HIPAA Compliance for Medical Practices
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HIPAA Compliance for Medical Practices
HIPAA Compliance and HIPAA Risk management Articles, Tips and Updates for Medical Practices and Physicians
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Sony Pictures Admits HIPAA Data Might Have Been Compromised During Breach

Sony Pictures Admits HIPAA Data Might Have Been Compromised During Breach | HIPAA Compliance for Medical Practices | Scoop.it

In a breach notification letter sent to employees this week, Sony Pictures outlines the full scope of data that was compromised by attackers shortly before the Thanksgiving holiday.

The notice is similar to an email sent earlier this month, but with more detail, and encourages staff to take advantage of AllClearID, which will offer identity protection services for the next 12 months.

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It also warns them against Phishing attacks, or other malicious communications that might use this incident as leverage.

The letter discusses the "brazen cyber attack" carried out by a group calling themselves GOP – or Guardians of Peace.

The group claims to have spent more than a year accessing Sony's network, and has been leaking batches of internal documents and communications since November 26. To date, the group has leaked more than 200GB of data, including pre-release movies, executive emails, sales and marketing data, and nearly everything from human resources.

"Although [Sony Pictures Entertainment] is in the process of investigating the scope of the cyber attack, SPE believes that the following types of personally identifiable information that you provided to SPE may have been obtained by unauthorized individuals: (i) name, (ii) address, (iii) Social Security Number, driver's license number, passport number, and/or other government identifier, (iv) bank account information, (v) credit card information for corporate travel and expense, (vi) username and passwords, (vii) compensation and (viii) other employment related information.

"In addition, unauthorized individuals may have obtained (ix) HIPAA protected health information, such as name, Social Security Number, claims, appeals information you submitted to SPE (including diagnosis and disability code), date of birth, home address, and member ID number to the extent that you and/or your dependents participated in SPE health plans, and (x) health/medical information that you provided to us outside of SPE health plans."

Sony's attackers have leaked more than 30,000 HR records, which is why the list of compromised data in the breach notification letter is so vast.

While not mentioned in the letter directly, the leaked data also included criminal background checks, offer letters (salary and job details), and records related to personnel reviews and opinions within HR.

On Monday, Sony Pictures held a company-wide meeting at its headquarters west of Los Angeles. The details of the meeting are still emerging, but the gathering was supposed to inform employees as to the current state of the breach investigation, and hopefully offer a timeline of when things are expected to be back to normal.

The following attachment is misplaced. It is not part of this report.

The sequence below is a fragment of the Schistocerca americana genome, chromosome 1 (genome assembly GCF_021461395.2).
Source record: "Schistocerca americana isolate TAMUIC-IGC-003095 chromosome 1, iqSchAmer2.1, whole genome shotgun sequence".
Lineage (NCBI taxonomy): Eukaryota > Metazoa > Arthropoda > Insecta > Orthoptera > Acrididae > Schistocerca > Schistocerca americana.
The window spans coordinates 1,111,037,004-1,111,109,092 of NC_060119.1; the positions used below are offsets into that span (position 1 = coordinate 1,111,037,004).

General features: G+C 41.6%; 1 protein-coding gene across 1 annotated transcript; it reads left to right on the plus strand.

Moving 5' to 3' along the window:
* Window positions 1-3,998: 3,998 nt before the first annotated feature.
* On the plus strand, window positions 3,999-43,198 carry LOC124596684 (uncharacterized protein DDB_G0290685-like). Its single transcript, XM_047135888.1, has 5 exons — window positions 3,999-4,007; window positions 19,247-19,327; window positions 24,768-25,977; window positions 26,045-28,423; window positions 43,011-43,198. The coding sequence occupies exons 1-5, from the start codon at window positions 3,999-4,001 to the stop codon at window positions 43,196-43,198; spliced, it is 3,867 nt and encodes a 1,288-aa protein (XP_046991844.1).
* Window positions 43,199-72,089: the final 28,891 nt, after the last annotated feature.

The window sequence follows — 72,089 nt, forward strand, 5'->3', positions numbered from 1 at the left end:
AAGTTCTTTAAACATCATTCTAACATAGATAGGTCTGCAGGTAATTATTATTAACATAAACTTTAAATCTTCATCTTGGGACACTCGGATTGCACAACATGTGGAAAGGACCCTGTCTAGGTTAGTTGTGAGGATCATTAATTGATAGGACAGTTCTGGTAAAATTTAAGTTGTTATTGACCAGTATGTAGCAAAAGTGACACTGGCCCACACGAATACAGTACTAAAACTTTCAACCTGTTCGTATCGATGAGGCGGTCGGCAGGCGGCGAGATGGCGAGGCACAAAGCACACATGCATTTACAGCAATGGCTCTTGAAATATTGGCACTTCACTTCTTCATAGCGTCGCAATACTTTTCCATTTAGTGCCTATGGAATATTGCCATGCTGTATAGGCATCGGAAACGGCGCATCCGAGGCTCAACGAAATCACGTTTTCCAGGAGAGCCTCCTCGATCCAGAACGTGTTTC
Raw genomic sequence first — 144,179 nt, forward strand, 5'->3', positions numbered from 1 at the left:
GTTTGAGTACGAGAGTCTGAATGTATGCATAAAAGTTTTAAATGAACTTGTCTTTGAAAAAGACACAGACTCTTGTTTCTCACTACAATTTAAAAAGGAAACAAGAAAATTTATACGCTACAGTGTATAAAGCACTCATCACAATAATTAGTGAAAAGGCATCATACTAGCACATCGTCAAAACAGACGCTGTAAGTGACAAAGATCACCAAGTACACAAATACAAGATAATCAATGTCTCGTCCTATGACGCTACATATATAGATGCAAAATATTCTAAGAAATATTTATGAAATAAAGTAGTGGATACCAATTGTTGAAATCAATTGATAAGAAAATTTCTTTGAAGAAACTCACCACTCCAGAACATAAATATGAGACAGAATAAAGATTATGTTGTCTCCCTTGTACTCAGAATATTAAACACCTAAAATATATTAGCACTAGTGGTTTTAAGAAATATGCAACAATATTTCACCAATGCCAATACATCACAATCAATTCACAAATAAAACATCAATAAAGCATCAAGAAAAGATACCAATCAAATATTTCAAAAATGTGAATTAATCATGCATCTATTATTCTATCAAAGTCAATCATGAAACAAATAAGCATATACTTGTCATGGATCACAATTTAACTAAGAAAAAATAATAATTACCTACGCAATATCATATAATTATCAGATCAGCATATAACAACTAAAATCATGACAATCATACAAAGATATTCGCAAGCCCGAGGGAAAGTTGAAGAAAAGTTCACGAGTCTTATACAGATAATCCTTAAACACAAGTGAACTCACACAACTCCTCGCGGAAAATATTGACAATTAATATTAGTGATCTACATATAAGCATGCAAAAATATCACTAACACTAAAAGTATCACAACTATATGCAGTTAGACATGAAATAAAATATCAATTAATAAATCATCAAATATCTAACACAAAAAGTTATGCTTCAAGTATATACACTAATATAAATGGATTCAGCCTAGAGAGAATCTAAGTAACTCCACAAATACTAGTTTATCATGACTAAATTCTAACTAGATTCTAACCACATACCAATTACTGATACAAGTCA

Employees who have spoken to CSO have stated that network access is limited, and several systems used for day-to-day operations are still offline.

Staff are relying on weak Wi-Fi signals, Verizon Mobile Hot Spots, and a backup e-mail service that only allows communications with verified addresses. Other employees have also confirmed the grim conditions, adding that since the network shutdown shortly before Thanksgiving; productivity has slowed to a crawl in some cases.

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Employee health information compromised in Sony Pictures hack

Employee health information compromised in Sony Pictures hack | HIPAA Compliance for Medical Practices | Scoop.it

A recent cyberattack on Sony Pictures has sent, not only personal emails and employee salary information out across the Web--but sensitive health information, as well.

Documents obtained by the hackers include health information on dozens of employees, their children or spouses, according to a report from Bloomberg.

Some of the information leaked includes a memo with treatment and diagnosis details about an employee's child with special needs, as well as a spreadsheet from a human resources folder containing birth dates, health conditions and medical costs for more than 30 Sony employees, according to the report.

This is just the latest in a string of attacks compromising patients' health information, including a hack that impacted more than 4.5 million patients at Community Health Systems.

The release of this kind of information may be some of the most damaging, Deborah Peel, director of Patient Privacy Rights, tells Bloomberg.

Hackers who go by Guardians of Peace, according to the report, have been releasing documents onto the Internet since late November. Sony's internal probe currently links the attack to hackers known as DarkSeoul.

While security experts predict increased cyberattacks on healthcare organizations in 2015, they foresee phishing and ransomware posing particular challenges, according to John Moore, founder and managing partner at Chilmark Research.

In addition, healthcare information is becoming a vulnerable and attractive target for cybercriminals, according to Experian's 2015 Data Breach Industry Forecast.

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